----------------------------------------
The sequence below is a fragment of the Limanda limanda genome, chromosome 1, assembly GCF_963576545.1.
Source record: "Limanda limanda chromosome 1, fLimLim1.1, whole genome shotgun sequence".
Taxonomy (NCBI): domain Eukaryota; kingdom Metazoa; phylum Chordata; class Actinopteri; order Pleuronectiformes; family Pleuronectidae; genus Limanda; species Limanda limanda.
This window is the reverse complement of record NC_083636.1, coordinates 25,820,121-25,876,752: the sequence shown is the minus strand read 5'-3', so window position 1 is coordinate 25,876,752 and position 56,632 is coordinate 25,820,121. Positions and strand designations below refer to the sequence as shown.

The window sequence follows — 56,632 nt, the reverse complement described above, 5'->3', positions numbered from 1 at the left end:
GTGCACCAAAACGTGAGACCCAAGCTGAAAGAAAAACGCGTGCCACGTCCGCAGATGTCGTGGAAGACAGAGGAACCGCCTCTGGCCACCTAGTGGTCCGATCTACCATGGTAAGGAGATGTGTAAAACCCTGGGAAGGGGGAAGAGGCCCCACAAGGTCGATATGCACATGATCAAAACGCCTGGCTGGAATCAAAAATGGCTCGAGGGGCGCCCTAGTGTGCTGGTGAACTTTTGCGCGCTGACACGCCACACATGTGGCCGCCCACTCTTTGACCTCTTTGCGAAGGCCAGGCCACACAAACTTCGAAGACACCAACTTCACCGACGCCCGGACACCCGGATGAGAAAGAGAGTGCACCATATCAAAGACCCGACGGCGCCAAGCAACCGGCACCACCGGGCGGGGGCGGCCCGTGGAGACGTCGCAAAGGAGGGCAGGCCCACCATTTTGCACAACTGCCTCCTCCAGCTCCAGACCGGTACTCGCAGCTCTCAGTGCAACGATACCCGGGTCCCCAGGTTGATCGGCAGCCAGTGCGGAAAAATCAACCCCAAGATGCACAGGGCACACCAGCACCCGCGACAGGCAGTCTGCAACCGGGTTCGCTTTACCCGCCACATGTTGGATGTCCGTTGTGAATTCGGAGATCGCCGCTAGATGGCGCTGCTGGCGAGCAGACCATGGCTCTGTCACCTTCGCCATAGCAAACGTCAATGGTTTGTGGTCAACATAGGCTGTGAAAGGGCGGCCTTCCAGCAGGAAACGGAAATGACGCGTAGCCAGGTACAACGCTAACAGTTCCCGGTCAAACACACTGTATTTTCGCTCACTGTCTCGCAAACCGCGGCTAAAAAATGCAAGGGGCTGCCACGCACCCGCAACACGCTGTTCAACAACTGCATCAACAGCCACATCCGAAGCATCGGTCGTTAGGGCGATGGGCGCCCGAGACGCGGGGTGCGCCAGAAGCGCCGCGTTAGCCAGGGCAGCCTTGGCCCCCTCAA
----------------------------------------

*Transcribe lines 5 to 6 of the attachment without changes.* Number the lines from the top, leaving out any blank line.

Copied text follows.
The window sequence follows — 56,632 nt, the reverse complement described above, 5'->3', positions numbered from 1 at the left end:
GTGCACCAAAACGTGAGACCCAAGCTGAAAGAAAAACGCGTGCCACGTCCGCAGATGTCGTGGAAGACAGAGGAACCGCCTCTGGCCACCTAGTGGTCCGATCTACCATGGTAAGGAGATGTGTAAAACCCTGGGAAGGGGGAAGAGGCCCCACAAGGTCGATATGCACATGATCAAAACGCCTGGCTGGAATCAAAAATGGCTCGAGGGGCGCCCTAGTGTGCTGGTGAACTTTTGCGCGCTGACACGCCACACATGTGGCCGCCCACTCTTTGACCTCTTTGCGAAGGCCAGGCCACACAAACTTCGAAGACACCAACTTCACCGACGCCCGGACACCCGGATGAGAAAGAGAGTGCACCATATCAAAGACCCGACGGCGCCAAGCAACCGGCACCACCGGGCGGGGGCGGCCCGTGGAGACGTCGCAAAGGAGGGCAGGCCCACCATTTTGCACAACTGCCTCCTCCAGCTCCAGACCGGTACTCGCAGCTCTCAGTGCAACGATACCCGGGTCCCCAGGTTGATCGGCAGCCAGTGCGGAAAAATCAACCCCAAGATGCACAGGGCACACCAGCACCCGCGACAGGCAGTCTGCAACCGGGTTCGCTTTACCCGCCACATGTTGGATGTCCGTTGTGAATTCGGAGATCGCCGCTAGATGGCGCTGCTGGCGAGCAGACCATGGCTCTGTCACCTTCGCCATAGCAAACGTCAATGGTTTGTGGTCAACATAGGCTGTGAAAGGGCGGCCTTCCAGCAGGAAACGGAAATGACGCGTAGCCAGGTACAACGCTAACAGTTCCCGGTCAAACACACTGTATTTTCGCTCACTGTCTCGCAAACCGCGGCTAAAAAATGCAAGGGGCTGCCACGCACCCGCAACACGCTGTTCAACAACTGCATCAACAGCCACATCCGAAGCATCGGTCGTTAGGGCGATGGGCGCCCGAGACGCGGGGTGCGCCAGAAGCGCCGCGTTAGCCAGGGCAGCCTTGGCCCCCTCAA